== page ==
Cognitive Underpinnings of Math Learning and Early Play Based Intervention
- Author(s): Green, Chloe Teressa
- Advisor(s): Worrell, Frank C
- Bunge, Silvia A
- et al.
For my graduate research presented in this dissertation, I employed cognitive development theory to evaluate key cognitive abilities that contribute to both typical and atypical mathematical learning in children and adolescence. I incorporated these findings into a novel play-based intervention for children at-risk for math learning disabilities (MLD). My dissertation work is represented in the following three papers.
In the first paper, I synthesized literature identifying the common cognitive precursors to math learning disabilities. I analyzed how core numerical processing weaknesses (e.g. number sense) in early childhood, restrict the developmental plasticity of mathematical learning. Furthermore, I identified how common weaknesses in other domain-general cognitive abilities (e.g. working memory and processing speed) serve to further exacerbate mathematical learning weaknesses in MLD. Taken together, these findings inform theoretically grounded approaches used to identify children with MLD, and identified promising approaches to early intervention.
In the second paper, I sought to characterize the cognitive factors that are most predictive of future math achievement in typically developing children and adolescents. I analyzed data from a longitudinal study of children between 6 and 21 years old who completed a
battery of neuropsychological testing at 3 time points over the course of 5 years. I was specifically interested in the role of fluid reasoning (FR), or the ability to think logically to solve novel problems. Fluid reasoning has not been particularly well characterized in relation to math achievement. Structural equation modeling was employed to compare the relative contribution of spatial abilities, verbal reasoning, age, and FR in predicting future math achievement. This model accounted for nearly 90% of the variance in future math achievement. In this model, FR was the only significant predictor of future math achievement; age, vocabulary, and spatial skills were not significant predictors. The findings build on Cattell’s conceptualization of FR as a scaffold for learning, showing that this domain-general ability supports the acquisition of rudimentary math skills as well as the ability to solve more complex mathematical problems.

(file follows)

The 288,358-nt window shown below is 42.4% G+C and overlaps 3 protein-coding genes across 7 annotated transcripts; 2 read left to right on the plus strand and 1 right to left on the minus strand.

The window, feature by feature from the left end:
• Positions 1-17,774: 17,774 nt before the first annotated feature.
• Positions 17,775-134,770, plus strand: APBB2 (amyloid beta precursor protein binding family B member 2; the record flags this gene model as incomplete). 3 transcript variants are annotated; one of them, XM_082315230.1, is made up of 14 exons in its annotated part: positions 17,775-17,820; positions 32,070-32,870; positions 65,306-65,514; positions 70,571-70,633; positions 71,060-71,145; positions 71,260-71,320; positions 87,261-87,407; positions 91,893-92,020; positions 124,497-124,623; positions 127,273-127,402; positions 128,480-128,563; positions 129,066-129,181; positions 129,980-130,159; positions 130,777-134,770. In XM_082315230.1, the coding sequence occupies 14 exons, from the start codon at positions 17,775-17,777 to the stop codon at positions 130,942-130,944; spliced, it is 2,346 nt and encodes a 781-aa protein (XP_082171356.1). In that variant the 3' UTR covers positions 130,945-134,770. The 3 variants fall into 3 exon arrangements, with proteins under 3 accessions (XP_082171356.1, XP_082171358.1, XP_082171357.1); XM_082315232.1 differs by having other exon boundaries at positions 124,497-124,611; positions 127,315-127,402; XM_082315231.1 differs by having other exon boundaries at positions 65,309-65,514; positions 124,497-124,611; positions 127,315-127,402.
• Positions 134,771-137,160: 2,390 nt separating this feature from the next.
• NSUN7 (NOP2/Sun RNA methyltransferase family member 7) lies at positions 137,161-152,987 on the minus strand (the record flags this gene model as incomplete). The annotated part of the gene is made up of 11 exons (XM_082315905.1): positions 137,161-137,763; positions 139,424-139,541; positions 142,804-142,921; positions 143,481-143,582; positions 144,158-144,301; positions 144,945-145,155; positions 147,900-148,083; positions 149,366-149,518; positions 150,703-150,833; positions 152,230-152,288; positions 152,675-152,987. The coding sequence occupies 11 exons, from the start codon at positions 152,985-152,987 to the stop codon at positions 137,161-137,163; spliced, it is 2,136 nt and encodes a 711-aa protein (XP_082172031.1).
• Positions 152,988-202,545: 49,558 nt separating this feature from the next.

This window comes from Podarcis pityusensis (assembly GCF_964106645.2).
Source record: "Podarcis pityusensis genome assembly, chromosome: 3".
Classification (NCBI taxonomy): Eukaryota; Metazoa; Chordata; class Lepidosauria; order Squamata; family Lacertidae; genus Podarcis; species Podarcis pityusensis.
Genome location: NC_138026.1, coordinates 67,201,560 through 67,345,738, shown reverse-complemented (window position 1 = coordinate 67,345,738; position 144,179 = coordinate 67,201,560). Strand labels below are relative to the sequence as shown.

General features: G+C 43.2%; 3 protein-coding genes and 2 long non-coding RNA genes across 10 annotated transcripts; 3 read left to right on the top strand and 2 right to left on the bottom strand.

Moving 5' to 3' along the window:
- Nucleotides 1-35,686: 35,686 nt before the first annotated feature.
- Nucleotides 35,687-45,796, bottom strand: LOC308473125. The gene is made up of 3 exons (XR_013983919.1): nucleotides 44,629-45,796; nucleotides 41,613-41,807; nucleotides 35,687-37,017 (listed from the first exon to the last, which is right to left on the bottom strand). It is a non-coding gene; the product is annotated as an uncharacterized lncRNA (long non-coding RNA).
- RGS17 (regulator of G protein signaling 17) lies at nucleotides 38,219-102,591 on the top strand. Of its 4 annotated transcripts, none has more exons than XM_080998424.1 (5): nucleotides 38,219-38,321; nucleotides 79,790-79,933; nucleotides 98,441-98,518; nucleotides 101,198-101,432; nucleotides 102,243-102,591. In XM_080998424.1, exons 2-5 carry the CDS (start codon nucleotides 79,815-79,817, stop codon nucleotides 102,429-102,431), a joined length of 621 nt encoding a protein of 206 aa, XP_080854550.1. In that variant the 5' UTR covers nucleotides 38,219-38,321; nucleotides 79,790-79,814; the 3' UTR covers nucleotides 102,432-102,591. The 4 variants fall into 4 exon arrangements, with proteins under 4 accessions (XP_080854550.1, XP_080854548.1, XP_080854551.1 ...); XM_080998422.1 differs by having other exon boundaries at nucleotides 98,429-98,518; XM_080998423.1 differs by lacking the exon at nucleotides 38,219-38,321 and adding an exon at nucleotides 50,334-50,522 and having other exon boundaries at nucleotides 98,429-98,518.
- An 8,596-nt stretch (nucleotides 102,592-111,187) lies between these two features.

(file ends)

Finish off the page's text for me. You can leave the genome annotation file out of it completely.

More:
In the third paper, I pilot-tested a novel game-play intervention for children at risk for math learning disabilities. The intervention involved playing numeracy and cognitive speed games four days per week for 14 weeks. A single-case-study design was employed to evaluate response to intervention in 3 first- and second-grade students. The intervention took place during an after-school program. All three students demonstrated a significant improvement in weekly arithmetic fluency and marginal improvements in processing speed. However, there was variability during baseline testing in arithmetic fluency scores, limiting causal inference. This study provides preliminary evidence to suggest that game-based interventions that train basic numeracy and processing speed skills, may serve as an effective preventative approach that builds on children’s intrinsic motivation to engage in playful learning.